Cape Cod Cookery
Aunt Ida’s Cape Cod Clam Chowder
A real Cape Cod clam chowder is a thing of modest beauty. It is not thickened or overly creamy. It is nothing more than tender clams, little crispy cubes of salt pork (or bacon), some minced onion and celery, a couple of diced potatoes – all swimming in a rich, milky, buttery broth redolent of the sea. The below is my best re-creation of the chowder I used to make with my grandmother.
In A Side of Murder, Aunt Ida digs her own quahogs (just like Granny and I did), but any reputable fish monger should have fresh hard shell clams on hand. If these aren’t available to you, frozen or canned clams are a perfectly respectable substitute.
2 1/2 pounds hard shell clams such as littlenecks, cherrystones, or quahogs (in order of increasing size)
OR 1 pound frozen clams (unshelled)
OR 2 cups of chopped or minced canned clams, drained (six 6.5 oz. cans)
4 cups bottled clam broth (if using canned or frozen clams)
1 quart whole milk
1 1/2 pounds (about 3 cups) russet (baking) potatoes, peeled and cut into cubes no larger than 1/2-inch
2 bay leaves
Salt and freshly ground black pepper
Optional: 1 cup heavy cream (Aunt Ida never would, but it does make it extra yummy)
1) If using fresh clams, rinse them under running water to clean the shells and set aside. If using frozen clams, thaw them in the refrigerator overnight and chop them roughly, if necessary. Canned clams can be used right out of the can.
2) Put the cubed salt pork (or bacon) into a heavy-bottomed stock pot or Dutch oven over medium heat. Cook until it has begun to get brown and crispy. Add the butter, minced onion and celery and to cook for about 5 minutes or until onions are softened but not browned.
3) If using fresh clams: Add the clams and 1 cup of water to the pot and turn the heat to high. Cover and cook, opening the lid every once in a while to stir the clams, until they begin to open, which should take about 3 minutes. As the clams open, remove them with tongs into to a large bowl, keeping as many juices in the pot as possible and keeping the lid shut as much as possible. After 8 minutes, discard any clams that have not yet begun to open. Roughly chop the clam meat and put it into a separate bowl with any of their juices.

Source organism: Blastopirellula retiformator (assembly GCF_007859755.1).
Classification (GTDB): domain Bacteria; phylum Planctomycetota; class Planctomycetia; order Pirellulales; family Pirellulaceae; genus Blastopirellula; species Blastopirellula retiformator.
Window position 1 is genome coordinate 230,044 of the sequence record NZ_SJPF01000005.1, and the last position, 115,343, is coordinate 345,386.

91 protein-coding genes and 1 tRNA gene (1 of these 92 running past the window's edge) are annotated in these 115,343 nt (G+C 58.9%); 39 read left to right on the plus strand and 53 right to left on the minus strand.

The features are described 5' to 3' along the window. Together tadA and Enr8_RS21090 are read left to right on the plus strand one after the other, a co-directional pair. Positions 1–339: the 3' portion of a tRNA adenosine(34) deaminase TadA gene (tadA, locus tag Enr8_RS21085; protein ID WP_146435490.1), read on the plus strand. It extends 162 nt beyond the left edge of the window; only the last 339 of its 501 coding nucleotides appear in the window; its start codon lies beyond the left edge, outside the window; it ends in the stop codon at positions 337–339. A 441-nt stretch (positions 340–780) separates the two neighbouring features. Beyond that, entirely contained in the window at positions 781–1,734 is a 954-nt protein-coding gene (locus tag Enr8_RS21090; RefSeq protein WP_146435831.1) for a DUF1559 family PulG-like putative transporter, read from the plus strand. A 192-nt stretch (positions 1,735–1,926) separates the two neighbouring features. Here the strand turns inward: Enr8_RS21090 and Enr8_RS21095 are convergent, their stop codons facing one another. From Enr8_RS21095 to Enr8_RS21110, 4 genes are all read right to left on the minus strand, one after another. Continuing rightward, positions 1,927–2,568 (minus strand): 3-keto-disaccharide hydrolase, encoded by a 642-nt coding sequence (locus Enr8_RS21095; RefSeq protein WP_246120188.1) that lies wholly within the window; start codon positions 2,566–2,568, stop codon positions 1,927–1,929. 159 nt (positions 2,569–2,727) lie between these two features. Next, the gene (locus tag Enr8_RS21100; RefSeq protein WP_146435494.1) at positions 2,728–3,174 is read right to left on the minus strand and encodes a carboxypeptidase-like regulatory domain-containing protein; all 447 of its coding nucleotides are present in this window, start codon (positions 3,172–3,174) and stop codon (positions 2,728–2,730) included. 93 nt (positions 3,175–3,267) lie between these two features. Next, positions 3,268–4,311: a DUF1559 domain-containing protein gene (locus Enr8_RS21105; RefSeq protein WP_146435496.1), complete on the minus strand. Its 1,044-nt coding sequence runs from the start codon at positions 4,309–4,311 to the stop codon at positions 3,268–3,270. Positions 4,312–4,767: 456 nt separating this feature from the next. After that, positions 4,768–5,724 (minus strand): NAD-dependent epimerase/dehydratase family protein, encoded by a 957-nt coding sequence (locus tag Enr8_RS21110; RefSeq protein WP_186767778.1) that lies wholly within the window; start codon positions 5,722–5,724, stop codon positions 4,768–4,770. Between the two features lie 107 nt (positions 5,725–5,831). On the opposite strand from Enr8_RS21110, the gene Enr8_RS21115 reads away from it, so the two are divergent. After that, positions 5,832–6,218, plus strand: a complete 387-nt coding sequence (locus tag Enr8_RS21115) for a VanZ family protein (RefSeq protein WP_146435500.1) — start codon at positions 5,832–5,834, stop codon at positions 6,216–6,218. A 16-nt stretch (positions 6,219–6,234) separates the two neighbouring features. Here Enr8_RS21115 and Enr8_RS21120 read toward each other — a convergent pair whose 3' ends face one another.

Add the milk and bay leaves to the pot, and add the cubed potatoes. Bring to a boil, then reduce the heat and simmer for about 20 minutes or until the potatoes are very tender and starting to break down. Add salt and pepper to taste.
3) If using canned or thawed clams: Stir the bottled clam juice and the milk and bay leaves into the pot and add the cubed potatoes. Bring to a boil, then reduce the heat and simmer for about 20 minutes or until the potatoes are very tender and starting to break down. Add salt and pepper to taste.
4) Add the chopped clams to the pot. Add the cream if you are using it, bring to a simmer and cook for two or three minutes (one minute for canned clams). Serve immediately. (I like it with a pat of butter melting on the top, but that’s just me.)
NOTE: If you are making the chowder in advance, do not add the clams and the cream until you reheat it for serving.